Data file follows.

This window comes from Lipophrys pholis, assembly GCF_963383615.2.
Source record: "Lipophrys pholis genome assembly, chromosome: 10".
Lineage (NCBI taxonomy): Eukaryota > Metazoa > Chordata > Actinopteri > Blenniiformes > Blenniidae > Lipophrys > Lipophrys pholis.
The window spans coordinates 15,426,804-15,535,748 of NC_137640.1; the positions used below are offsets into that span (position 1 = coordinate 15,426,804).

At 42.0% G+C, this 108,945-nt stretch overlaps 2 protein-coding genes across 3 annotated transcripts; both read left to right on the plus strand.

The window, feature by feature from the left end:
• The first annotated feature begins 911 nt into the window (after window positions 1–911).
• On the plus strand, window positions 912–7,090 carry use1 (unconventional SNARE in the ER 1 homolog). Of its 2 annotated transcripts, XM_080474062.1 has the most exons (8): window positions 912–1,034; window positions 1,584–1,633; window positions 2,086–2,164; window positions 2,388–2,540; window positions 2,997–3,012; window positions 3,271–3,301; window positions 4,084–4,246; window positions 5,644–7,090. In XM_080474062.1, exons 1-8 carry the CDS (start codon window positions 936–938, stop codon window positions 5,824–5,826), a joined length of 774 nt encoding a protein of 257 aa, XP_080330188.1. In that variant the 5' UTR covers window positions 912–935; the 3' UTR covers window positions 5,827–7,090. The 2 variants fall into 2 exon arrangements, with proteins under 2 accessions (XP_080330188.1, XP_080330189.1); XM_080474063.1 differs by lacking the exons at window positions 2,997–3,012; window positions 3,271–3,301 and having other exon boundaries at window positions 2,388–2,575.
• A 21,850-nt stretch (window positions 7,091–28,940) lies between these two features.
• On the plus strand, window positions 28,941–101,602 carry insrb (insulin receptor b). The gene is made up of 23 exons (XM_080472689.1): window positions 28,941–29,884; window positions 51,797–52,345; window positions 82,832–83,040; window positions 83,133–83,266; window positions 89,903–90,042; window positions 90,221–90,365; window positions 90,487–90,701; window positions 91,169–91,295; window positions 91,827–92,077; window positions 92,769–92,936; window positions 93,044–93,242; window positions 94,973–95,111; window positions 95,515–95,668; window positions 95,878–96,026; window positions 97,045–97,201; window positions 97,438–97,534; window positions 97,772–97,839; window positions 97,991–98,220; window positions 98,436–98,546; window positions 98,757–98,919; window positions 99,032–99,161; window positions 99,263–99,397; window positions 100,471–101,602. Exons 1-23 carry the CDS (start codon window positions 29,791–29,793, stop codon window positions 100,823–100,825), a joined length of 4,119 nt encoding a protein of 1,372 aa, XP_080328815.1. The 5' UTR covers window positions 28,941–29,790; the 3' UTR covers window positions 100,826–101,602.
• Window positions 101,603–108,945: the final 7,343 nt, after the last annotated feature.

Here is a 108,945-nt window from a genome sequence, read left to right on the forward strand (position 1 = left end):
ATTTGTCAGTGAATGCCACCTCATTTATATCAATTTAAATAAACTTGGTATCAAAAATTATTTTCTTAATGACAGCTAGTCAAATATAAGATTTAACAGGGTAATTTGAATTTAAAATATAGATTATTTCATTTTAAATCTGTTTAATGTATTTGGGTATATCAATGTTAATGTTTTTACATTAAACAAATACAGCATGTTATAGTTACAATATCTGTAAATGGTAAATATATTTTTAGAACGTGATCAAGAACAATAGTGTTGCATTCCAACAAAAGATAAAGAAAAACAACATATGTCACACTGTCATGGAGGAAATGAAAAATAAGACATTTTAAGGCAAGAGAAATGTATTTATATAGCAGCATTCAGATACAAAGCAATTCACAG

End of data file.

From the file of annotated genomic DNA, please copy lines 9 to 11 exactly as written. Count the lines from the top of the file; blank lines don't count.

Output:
• A 21,850-nt stretch (window positions 7,091–28,940) lies between these two features.
• On the plus strand, window positions 28,941–101,602 carry insrb (insulin receptor b). The gene is made up of 23 exons (XM_080472689.1): window positions 28,941–29,884; window positions 51,797–52,345; window positions 82,832–83,040; window positions 83,133–83,266; window positions 89,903–90,042; window positions 90,221–90,365; window positions 90,487–90,701; window positions 91,169–91,295; window positions 91,827–92,077; window positions 92,769–92,936; window positions 93,044–93,242; window positions 94,973–95,111; window positions 95,515–95,668; window positions 95,878–96,026; window positions 97,045–97,201; window positions 97,438–97,534; window positions 97,772–97,839; window positions 97,991–98,220; window positions 98,436–98,546; window positions 98,757–98,919; window positions 99,032–99,161; window positions 99,263–99,397; window positions 100,471–101,602. Exons 1-23 carry the CDS (start codon window positions 29,791–29,793, stop codon window positions 100,823–100,825), a joined length of 4,119 nt encoding a protein of 1,372 aa, XP_080328815.1. The 5' UTR covers window positions 28,941–29,790; the 3' UTR covers window positions 100,826–101,602.
• Window positions 101,603–108,945: the final 7,343 nt, after the last annotated feature.